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Ash

It's all about the crucibles

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Hi all 

 

I'm new here and i'm just starting out doing as a hobby at the moment but also getting in to metal melting as as a plumber i have a lot of scrap copper brass and iron that a bugger to store unless i melt it down but my question is is all about the Crucibles.

i have notices theirs two types 

Graphite  and ceramic

for what i'm melting to be reformed what is best?

i'm a tad bit lost also going on a whim here and hoping that you all know about this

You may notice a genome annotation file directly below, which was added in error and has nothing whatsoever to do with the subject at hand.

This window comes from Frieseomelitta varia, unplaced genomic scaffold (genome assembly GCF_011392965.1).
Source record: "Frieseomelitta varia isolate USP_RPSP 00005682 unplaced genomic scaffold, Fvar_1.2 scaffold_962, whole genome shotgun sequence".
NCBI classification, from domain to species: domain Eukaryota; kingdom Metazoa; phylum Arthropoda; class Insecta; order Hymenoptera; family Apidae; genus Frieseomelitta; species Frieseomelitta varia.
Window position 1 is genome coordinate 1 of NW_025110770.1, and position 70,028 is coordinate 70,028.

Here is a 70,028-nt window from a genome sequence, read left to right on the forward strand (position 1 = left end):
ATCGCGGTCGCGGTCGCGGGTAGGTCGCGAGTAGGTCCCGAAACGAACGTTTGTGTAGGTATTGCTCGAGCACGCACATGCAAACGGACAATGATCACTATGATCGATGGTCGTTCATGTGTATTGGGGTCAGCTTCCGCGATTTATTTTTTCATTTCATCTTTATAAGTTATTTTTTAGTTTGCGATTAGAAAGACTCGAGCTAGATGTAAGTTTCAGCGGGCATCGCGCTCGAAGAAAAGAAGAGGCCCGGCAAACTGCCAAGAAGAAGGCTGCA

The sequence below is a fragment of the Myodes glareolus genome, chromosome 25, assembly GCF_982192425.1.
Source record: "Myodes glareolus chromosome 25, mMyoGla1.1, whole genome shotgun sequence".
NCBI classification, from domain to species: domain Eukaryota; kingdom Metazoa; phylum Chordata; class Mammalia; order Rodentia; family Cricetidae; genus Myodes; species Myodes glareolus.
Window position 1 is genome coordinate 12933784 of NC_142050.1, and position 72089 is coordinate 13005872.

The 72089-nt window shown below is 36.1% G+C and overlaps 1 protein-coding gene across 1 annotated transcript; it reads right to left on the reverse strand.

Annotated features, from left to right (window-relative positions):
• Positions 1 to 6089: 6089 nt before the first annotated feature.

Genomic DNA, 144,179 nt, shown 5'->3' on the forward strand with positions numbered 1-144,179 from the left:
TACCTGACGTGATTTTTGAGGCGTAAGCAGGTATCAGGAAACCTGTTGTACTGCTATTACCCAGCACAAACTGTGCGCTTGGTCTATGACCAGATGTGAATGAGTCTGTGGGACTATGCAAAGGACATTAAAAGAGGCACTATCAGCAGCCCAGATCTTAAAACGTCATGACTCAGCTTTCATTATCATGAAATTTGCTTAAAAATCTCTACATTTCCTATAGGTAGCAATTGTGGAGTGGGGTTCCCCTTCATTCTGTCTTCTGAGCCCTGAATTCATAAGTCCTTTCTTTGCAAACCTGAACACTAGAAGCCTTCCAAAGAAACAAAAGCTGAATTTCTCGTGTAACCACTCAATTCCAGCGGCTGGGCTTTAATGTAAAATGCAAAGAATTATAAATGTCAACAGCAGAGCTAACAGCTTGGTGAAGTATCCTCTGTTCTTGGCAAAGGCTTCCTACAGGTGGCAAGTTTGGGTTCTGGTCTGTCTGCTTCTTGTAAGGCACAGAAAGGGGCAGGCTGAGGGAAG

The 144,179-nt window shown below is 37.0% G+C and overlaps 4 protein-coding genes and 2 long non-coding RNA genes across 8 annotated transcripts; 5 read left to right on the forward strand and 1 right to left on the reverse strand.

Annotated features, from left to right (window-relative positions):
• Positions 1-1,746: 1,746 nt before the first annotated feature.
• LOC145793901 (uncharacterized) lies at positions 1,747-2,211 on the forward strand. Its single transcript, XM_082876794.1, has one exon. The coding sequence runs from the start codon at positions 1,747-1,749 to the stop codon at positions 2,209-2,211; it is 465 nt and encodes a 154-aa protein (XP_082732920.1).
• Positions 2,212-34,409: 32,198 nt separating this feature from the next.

thanks

Ashley

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This isn't an answer to your question but unless you have the appropriate breathing apparatus, don't try melting any brass.  The fumes from the molten zinc in it can be lethal.

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I second Gary on the zinc fumes.  Nasty stuff.

As for crucibles, clay-graphite are the cheapest and work okay once you get used to them.  They must be "tempered" before use, which means put in a cold furnace and then slowly raising the temperature to your planned maximum, holding for an hour, and shutting down the furnace leaving the crucible in place until cold.  They are somewhat fragile, so properly fitting crucible tongs are a must.

Pure graphite is the most expensive, doesn't need tempering before use, and is the sturdiest.  It will be hard to find a pure graphite crucible big enough for your wants at a price that's affordable.